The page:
The renaissance of the laboratory rabbit as a reproductive model for human health is closely related to the growing evidence of periconceptional metabolic programming and its determining effects on offspring and adult health. Advantages of rabbit reproduction are the exact timing of fertilization and pregnancy stages, high cell numbers and yield in blastocysts, relatively late implantation at a time when gastrulation is already proceeding, detailed morphologic and molecular knowledge on gastrulation stages, and a hemochorial placenta structured similarly to the human placenta. To understand, for example, the mechanisms of periconceptional programming and its effects on metabolic health in adulthood, these advantages help to elucidate even subtle changes in metabolism and development during the pre- and peri-implantation period and during gastrulation in individual embryos. Gastrulation represents a central turning point in ontogenesis in which a limited number of cells program the development of the three germ layers and, hence, the embryo proper. Newly developed transgenic and molecular tools offer promising chances for further scientific progress to be attained with this reproductive model species.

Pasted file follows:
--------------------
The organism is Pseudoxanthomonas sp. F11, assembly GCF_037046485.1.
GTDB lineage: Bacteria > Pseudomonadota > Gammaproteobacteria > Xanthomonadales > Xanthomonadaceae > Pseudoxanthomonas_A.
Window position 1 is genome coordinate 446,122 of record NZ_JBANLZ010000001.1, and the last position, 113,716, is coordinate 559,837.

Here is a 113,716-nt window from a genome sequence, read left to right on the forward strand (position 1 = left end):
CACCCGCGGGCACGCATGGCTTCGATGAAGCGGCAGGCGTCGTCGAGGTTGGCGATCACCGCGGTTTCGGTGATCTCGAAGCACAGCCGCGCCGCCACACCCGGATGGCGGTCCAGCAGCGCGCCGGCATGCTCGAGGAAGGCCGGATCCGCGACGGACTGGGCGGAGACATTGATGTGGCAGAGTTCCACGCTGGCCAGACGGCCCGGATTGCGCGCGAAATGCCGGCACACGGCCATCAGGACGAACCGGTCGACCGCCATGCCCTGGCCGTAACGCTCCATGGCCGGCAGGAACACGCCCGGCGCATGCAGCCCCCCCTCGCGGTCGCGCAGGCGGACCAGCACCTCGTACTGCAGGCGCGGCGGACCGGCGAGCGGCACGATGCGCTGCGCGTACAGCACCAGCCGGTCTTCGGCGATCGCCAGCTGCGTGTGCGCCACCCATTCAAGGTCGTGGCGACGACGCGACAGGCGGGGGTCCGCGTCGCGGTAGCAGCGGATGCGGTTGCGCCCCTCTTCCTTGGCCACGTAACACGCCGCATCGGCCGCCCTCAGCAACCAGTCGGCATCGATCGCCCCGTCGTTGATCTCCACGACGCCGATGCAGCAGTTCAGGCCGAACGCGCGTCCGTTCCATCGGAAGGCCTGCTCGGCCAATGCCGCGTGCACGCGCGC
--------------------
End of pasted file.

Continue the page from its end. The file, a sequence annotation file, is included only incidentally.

After mice (59.3%) and rats (17.7%), the laboratory rabbit is the third most often used experimental mammal (2.78%) within the EU (EU report 2010: http://eur-lex.europa.eu/LexUriServ/LexUriServ.do?uri=COM:2010:0511:REV1:EN:PDF (http://www.ncbi.nlm.nih.gov/projects/genome/guide/rabbit). The vast majority of experimental rabbits are used for ‘other human diseases’, i.e. not for categories like cardiovascular diseases, nervous and mental disorders, cancer or animal diseases. In toxicological testing, the rabbit is often the compulsory second laboratory species besides mice or rats, and the preferred one in the testing of chemicals regarding acute dermal irritation (OECD Guideline Test No. 404). The European rabbit (Oryctolagus cuniculus) belongs taxonomically to the mammalian order lagomorpha and – together with hares – to the family Leporidae. The rabbit–primate phylogenetic distance is the same as the rodent–primate one. However, because rodent sequences evolved more rapidly, rabbit gene sequences are more similar to human sequences than rodent ones (Graur et al. 1996).